Despite your best efforts cleaning up sugary spills around the house, those little black bugs continue to haunt you. You are now left with the same old dilemma: How do you get rid of these insects in a way that’s safe for both your kids and your pets? You’ve tried the “natural” over-the-counter stuff with middling results, and this time you’re looking for something effective. You’ve heard stories of household items like baking soda and cornmeal killing ants. Well, can baking soda kill ants? From what you’ve heard, this common household product doesn’t just kill ants—it causes them to explode!
Baking soda is a leavening agent. That means it produces air bubbles and air pockets. So, the theory is that if an ant eats the granules, carbon dioxide bubbles will form, and eventually these bubbles will cause the ant to explode from the inside out. Gross, but also very effective if you are desperate for an ant-killer. Unfortunately, there is zero scientific evidence to support this claim.
Another hypothesis is that baking soda will kill ants by altering their pH balance, but evidence for that is also unclear. Moreover, even if either of these methods do work, they seem like they would take out individual ants rather than the whole colony.
Hearing that baking soda has not been found to be effective in controlling ants may lead you to another question: Do other household remedies for ants work, and if they don’t, what does?
Does Cornmeal Kill Ants?
Ants like cornmeal. As a matter of fact, to them, it’s a delicacy.
One popular myth about cornmeal and ant control alleges that ants can’t digest the stuff. According to this misconception, ants feed on the cornmeal, then it progressively builds up within the ant’s digestive tract until it obstructs it and eventually kills the ant. While we wish this powdery substance did the trick, the truth is that it belongs on the same list as baking soda—another ineffective DIY ant control treatment.
Stanford researchers who studied Argentine ant home invasions found that ants enter a home most often after excessive rain events and during droughts. Study participants tried different types of ant control treatment methods, and natural products were found to be the least effective in reducing ant populations. Ants that came in to avoid excessive heat and damp conditions were undeterred by hot pepper, chili oil, vinegar or lemon.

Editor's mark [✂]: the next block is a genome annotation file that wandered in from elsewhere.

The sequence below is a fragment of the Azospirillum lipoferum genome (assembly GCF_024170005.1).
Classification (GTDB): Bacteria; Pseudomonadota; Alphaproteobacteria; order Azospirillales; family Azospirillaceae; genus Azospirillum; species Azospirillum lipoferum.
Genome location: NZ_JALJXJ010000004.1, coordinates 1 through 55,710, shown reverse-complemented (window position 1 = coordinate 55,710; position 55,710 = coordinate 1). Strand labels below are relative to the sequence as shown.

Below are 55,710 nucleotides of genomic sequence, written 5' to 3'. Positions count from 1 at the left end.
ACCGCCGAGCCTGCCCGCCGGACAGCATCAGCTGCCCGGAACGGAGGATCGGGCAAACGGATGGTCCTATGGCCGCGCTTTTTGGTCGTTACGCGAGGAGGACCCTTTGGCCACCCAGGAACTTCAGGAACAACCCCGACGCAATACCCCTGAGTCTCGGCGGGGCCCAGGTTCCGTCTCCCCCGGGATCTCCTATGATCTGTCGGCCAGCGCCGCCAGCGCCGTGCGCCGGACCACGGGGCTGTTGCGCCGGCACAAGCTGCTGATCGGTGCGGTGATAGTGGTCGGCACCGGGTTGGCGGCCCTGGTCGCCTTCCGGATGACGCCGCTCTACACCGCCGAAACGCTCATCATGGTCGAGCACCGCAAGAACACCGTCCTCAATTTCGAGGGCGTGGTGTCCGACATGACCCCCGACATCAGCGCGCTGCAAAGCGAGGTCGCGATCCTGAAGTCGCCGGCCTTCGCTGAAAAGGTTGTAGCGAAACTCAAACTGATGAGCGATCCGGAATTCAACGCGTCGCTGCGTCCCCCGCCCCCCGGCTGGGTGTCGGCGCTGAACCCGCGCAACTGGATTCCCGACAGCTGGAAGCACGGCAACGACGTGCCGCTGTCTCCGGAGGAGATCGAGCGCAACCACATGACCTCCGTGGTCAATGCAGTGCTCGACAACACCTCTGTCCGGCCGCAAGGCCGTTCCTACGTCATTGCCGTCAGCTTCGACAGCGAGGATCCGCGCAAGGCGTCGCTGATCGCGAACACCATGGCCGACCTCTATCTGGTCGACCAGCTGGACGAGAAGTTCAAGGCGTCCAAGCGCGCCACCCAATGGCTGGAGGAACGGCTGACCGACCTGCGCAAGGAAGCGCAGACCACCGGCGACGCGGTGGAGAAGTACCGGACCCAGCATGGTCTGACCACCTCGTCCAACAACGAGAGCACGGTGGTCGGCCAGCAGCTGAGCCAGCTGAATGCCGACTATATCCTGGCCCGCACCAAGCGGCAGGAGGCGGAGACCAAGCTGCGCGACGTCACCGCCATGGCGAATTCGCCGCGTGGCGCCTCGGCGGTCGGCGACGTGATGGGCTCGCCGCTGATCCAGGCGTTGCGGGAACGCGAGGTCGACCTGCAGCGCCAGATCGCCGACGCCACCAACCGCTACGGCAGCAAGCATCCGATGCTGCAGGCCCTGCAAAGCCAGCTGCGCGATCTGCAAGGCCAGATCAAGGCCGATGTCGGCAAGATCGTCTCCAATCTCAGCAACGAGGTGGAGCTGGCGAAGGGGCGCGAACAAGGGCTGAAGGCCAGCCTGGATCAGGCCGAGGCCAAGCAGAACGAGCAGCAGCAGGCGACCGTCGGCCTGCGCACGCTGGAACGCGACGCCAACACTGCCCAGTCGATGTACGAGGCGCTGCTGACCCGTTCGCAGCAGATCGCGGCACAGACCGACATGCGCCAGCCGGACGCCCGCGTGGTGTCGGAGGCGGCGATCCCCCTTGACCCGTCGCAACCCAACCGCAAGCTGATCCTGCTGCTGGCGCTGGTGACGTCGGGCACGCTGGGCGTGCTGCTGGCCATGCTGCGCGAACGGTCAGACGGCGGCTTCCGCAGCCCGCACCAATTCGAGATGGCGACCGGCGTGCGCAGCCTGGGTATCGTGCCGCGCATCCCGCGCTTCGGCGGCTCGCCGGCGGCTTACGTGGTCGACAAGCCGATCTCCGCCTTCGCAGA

Does Cornstarch Kill Ants?
Just like cornmeal, cornstarch doesn’t actually kill ants.
However, it can function as a physical trap for the ants. To create such a trap, you’ll want to:
- Pour enough cornstarch to cover all the ants that you find in an ant-infested area. The cornstarch attracts the ants to the impacted location.
- Once the ants arrive, simply vacuum them up. If you have a vacuum bag, place it in an outside trash can immediately. If you empty your canister into the trash, instead place the ant-cornstarch mixture into a closeable bag so the ants can’t escape.
You should then wipe off any scented trail that the ants might use to get back to the spot you just vacuumed. To do this:
- Mix a few squirts of dishwashing detergent with water in a bucket.
- Use the soapy mixture to wash that area, including the trail the ants used.
Another option: if the ants are outdoors and on the ground, cover them with cornstarch, then wet it with a bit of water. This will create a cement-like solution that traps the ants.
Does Bleach Kill Ants?
Various studies, including one conducted by researchers at Stanford University, have shown that bleach can indeed be used against ants. While bleach might be effective, toxic ingredients like bleach, particularly in high concentrations, are dangerous for kids and pets, and the runoff can contaminate water. Most homeowners prefer alternatives to harsh chemicals for most home invasions.
While we are talking about the chemical nature of some pest control products, we should also point out that some homeowners use boric acid as a lower-impact treatment method for a variety of pests. We do not recommend the use of boric acid and its sodium salts for do-it-yourself pest control. While boric acid occurs naturally and has a low level of toxicity, the EPA points out that borax can cause eye and skin irritation in humans and blood and metabolism issues in dogs, among other health risks.
So, what should you do? What works?
How To Keep Ants Away
When ants become a nuisance, you’ll want to first determine what species is inside your home to decide upon the best course of treatment. Then, you’ll want to learn how about the nesting habits of that species to establish how to best eliminate the colony. Then, of course, you’ll want to know how to make your home less hospitable for ants going forward.